clean wooden surface; it differs from the other coats in containing more oil, because the wood will soak up the oil and leave the coloring matter of the paint on the outside.

To make the paint for the priming coat, take a gallon of the paint already described and mix with it a gallon of raw linseed oil. Paint thus made is, of course, lower in price; it is also much thinner; but such is the absorbent power of the wood, that the priming paint does not cover as much surface as the succeeding coats per gallon. A gallon of this thin priming coat covers 300 to 400 sq. ft., while a gallon of second or third-coat paint, well brushed out, will cover about twice this surface; this is because the surface for all but the first coat is hard and non-absorbent. Priming coats are used for both outside and inside work, as will be described later.

The dark-colored paints are usually cheaper than those made from lead and zinc, and if made of good materials are not inferior in durability; the extraordinary claims made by the zinc and lead manufacturers are to be received with much doubt. Some of the dark-colored paints are the most durable that can be applied on wood. The chief cost of painting is, however, that of labor, which varies according to locality and other conditions, seldom being less than twice that of materials.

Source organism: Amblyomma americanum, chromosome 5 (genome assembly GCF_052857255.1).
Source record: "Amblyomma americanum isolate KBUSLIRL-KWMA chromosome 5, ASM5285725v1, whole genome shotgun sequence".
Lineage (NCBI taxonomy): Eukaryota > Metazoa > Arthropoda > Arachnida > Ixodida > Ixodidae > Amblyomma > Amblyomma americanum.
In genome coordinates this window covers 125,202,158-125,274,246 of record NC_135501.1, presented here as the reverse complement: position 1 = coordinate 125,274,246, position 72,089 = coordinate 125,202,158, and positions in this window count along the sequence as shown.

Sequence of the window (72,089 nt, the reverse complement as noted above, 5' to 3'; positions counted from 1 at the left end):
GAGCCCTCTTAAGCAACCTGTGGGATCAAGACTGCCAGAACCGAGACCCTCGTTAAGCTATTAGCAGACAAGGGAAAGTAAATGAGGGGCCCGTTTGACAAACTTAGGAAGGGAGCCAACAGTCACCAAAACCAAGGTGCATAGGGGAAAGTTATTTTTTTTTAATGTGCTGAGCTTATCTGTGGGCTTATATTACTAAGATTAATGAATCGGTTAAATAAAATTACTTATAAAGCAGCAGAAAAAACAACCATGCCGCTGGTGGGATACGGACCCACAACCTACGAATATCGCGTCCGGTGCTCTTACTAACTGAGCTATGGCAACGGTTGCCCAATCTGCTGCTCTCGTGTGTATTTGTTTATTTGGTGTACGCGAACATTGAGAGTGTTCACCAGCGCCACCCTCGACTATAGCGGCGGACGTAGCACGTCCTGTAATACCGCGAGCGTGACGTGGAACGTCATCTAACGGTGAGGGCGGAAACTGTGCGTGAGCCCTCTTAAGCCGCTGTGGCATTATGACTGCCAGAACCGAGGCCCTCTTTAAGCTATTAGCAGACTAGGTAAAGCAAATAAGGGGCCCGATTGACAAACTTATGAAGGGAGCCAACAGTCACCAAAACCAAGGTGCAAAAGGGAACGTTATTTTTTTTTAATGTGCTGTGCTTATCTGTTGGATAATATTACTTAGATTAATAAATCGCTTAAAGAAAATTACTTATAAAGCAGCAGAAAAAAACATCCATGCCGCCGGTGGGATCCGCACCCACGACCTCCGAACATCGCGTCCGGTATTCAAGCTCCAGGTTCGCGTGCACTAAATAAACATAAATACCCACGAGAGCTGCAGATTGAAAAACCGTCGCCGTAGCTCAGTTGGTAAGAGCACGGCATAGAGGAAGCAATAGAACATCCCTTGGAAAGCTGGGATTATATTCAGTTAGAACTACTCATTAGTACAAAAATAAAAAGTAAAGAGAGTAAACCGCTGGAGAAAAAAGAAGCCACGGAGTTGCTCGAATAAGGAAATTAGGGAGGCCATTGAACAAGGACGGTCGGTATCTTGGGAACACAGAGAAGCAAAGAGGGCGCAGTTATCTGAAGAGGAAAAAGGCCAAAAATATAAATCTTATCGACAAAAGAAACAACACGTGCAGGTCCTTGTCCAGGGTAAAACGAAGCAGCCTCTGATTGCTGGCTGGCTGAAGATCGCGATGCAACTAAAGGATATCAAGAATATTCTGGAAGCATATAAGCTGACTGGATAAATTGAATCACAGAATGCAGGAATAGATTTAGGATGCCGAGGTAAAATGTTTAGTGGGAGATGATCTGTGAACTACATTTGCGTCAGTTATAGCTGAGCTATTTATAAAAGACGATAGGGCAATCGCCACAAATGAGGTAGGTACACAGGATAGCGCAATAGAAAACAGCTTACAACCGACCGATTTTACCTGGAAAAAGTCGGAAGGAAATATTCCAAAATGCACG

For light-colored paints, it is better to use raw linseed oil to which pale japan dryer may be added, as described later; for dark colors, either this or boiled oil, boiled oil being darker in color. The cost is practically the same; also the durability.

On inside work may be used either oil or enamel paint, as described later, the former being the cheaper, the latter the handsomer and slightly more durable; or the wood may be finished in its natural color, by varnishing it either with an oleo-resinous varnish or with shellac varnish. The oleo-resinous varnishes darken the wood very appreciably, while white shellac varnish keeps it more nearly in its natural color; although the latter does not prevent the natural darkening action of light, it may retard it. Shellac varnish is the more expensive finish of the two, if well applied. What is sometimes called oil finish generally consists in the application of a cheap varnish called hard oil, which is usually made of common rosin, linseed oil, and benzine. Its only merit is that it is cheap.